Tuesday, January 19, 2010

The Book of Eli

"Are you listening to me son? I'm giving ya pearls here!"

In a scorched world Eli walks alone, carrying a book countless people have died for- including the ones one man has killed trying to get it.

It's no secret that nine out of ten post apocalypse story lines are more or less westerns. Or, that many of them blur together. It is into this world the The Book of Eli is born, fighting to scratch a place for itself among it's kind. For the most part it achieves this, but not for lack of familiar plot points.
After an intriguing view into his life, we follow the mysterious wanderer into a new town where he attempts to mind his own buisiness but winds up killing a hand full of underlings (a common mistake). This inevitably catches the attention of the resident despot. Being the mysterious wanderer that he is, he inevitably pisses Mr. Despot off and escapes back into the wild west where upon Mr. D, in a world where barely anything works and nothing works well, goes after him in a fleet of not only functioning but armored vehicles.
I'm over simplifying of course but my point is clear. That the meat of The Book of Eli is something you've tasted before is not necessarily a death sentence; in truth it may be what makes it work. For the most part you can spend the entire movie pointing at scenes and calling out titles that came before, but on each piece there's a new spin which, when you put it all together, is a decent amount of new along with the recycled. This is the trick to amalgamation movies such as this: re-use is fine if you keep it fresh. I can think of more than one movie that could learn a thing or two from Eli.... You know who you are.
Denzel Washington's performance is less than his best but more than enough to carry the role. Top notch or not, Washington finds a way to endear the title character to you: an expected result given it's one of his three character archetypes: "the stoic hero" (see also the "smooth talking cop" and the "torn military officer"). Gary Oldman follows a rather similar path as the man in charge, Carnegie (a name that hints writer Gary Whitta is well aware of the western tones the movie carries). He gives only half the layered performance we've come to expect- but more than the role needs to stay afloat. Mila Kunis's performance hit or miss, in the end I say she gives the best for what she got, as her character seems a bit underwritten.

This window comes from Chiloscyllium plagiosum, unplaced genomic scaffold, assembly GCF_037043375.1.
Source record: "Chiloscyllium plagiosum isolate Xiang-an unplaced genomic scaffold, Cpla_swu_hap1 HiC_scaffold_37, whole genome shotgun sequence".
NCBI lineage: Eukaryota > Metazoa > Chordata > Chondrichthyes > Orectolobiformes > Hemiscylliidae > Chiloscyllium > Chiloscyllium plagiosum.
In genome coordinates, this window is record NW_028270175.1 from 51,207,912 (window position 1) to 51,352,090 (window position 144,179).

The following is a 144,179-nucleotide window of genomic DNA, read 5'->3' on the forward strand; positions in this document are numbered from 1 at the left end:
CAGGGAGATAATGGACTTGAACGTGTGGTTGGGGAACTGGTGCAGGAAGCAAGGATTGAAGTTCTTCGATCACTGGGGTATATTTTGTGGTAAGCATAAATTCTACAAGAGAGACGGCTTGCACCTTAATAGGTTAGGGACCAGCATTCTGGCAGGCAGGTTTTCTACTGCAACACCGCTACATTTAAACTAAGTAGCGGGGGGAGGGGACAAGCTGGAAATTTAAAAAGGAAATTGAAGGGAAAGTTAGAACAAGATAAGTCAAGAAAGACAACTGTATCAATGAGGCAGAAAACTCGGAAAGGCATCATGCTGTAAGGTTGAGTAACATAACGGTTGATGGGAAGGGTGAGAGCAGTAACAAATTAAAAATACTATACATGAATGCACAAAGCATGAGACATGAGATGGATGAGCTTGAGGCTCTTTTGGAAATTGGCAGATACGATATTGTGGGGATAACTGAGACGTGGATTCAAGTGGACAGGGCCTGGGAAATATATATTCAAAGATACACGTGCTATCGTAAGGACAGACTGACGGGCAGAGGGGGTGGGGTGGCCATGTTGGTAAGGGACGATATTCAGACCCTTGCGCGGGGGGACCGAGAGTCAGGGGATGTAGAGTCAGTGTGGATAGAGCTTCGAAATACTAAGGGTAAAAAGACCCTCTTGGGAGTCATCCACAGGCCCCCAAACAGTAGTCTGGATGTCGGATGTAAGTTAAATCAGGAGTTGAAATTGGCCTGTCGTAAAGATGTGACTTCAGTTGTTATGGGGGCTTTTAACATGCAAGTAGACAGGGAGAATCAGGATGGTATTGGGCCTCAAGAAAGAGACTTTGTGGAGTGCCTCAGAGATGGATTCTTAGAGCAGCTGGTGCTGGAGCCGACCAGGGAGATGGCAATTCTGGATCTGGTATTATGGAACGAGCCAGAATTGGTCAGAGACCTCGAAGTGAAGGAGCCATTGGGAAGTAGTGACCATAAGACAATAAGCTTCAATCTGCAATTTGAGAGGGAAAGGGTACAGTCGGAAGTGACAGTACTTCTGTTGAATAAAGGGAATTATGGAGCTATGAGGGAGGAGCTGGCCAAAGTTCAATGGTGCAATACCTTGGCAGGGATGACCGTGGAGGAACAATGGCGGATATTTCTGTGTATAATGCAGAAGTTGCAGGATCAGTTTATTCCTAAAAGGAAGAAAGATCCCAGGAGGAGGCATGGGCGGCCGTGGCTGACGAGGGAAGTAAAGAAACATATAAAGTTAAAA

This is Whitta's first script to see production, an impressive feat considering it is much more nuanced than any of the performances. That the story rises above it's parts is a testament to his talent, and I'm interested to see what else he can do. His well written script, however, seems a bit off kilter with the Hughes Brothers offerings of action. The action sequences are extremely well done, but seem a little over the top for the mood set by the rest of the piece. The good news is they are kept in check in terms of length (some going by blindingly fast for all the pomp they're ushered in with), which along with the fact that they're limited in number keeps them far away from drowning the story.
On a more personal note, I must say that the hardcore feminist may want to avoid this movie as it really has nothing to offer them. For the glimpses of empowerment we see on the part of the female characters, we spend much more time watching them be ordered, owned, saved or manipulated. In the Eli's defense however the same could be said for most of the men. And at least we don't see the women acting like feral soulless animals. That the world the characters inhabit is a savage one is a message captured in the typical ways: Wanton rape and murder; this is borrowed set piece that no one bother to freshen.
The Book of Eli is a respectable if not down right enjoyable entry into a genre that can so often come out perfectly bland. It's mis-steps are forgivable, which is more than I can say for a lot of it's peers. At some points it doesn't seem to know what kind of movie it wants to be, but the story powers through for the win in the end. This is Eli's strongest attribute, and what makes it worth a viewing.

The Reel Deal Recommends:
Virtuosity: Washington in a wonderful action flick.
The Fifth Element: An awesomely over the top villain from Oldman.
Forgetting Sarah Marshall: A hilarious rom-com with Kunis feeling a bit more natural.

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